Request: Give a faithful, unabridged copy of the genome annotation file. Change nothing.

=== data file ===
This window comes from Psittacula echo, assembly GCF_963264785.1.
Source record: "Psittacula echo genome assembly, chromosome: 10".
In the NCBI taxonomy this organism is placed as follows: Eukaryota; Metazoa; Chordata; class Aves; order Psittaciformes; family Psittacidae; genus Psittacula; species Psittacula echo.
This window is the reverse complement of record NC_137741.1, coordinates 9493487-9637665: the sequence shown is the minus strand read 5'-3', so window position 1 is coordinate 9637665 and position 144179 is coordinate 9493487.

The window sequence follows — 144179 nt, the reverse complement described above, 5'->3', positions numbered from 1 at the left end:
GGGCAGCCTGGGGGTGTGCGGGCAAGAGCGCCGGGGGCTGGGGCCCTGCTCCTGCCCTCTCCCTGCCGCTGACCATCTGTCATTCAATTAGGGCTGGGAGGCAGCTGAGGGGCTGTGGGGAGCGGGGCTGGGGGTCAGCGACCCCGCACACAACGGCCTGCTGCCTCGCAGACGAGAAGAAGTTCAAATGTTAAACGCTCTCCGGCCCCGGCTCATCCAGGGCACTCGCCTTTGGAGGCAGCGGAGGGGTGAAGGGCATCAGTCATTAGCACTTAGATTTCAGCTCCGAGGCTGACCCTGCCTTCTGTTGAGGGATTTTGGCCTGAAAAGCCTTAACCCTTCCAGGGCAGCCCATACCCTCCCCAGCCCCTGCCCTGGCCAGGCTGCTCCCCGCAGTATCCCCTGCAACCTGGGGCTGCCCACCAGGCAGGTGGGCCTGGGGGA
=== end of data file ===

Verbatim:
This window comes from Psittacula echo, assembly GCF_963264785.1.
Source record: "Psittacula echo genome assembly, chromosome: 10".
In the NCBI taxonomy this organism is placed as follows: Eukaryota; Metazoa; Chordata; class Aves; order Psittaciformes; family Psittacidae; genus Psittacula; species Psittacula echo.
This window is the reverse complement of record NC_137741.1, coordinates 9493487-9637665: the sequence shown is the minus strand read 5'-3', so window position 1 is coordinate 9637665 and position 144179 is coordinate 9493487.

The window sequence follows — 144179 nt, the reverse complement described above, 5'->3', positions numbered from 1 at the left end:
GGGCAGCCTGGGGGTGTGCGGGCAAGAGCGCCGGGGGCTGGGGCCCTGCTCCTGCCCTCTCCCTGCCGCTGACCATCTGTCATTCAATTAGGGCTGGGAGGCAGCTGAGGGGCTGTGGGGAGCGGGGCTGGGGGTCAGCGACCCCGCACACAACGGCCTGCTGCCTCGCAGACGAGAAGAAGTTCAAATGTTAAACGCTCTCCGGCCCCGGCTCATCCAGGGCACTCGCCTTTGGAGGCAGCGGAGGGGTGAAGGGCATCAGTCATTAGCACTTAGATTTCAGCTCCGAGGCTGACCCTGCCTTCTGTTGAGGGATTTTGGCCTGAAAAGCCTTAACCCTTCCAGGGCAGCCCATACCCTCCCCAGCCCCTGCCCTGGCCAGGCTGCTCCCCGCAGTATCCCCTGCAACCTGGGGCTGCCCACCAGGCAGGTGGGCCTGGGGGA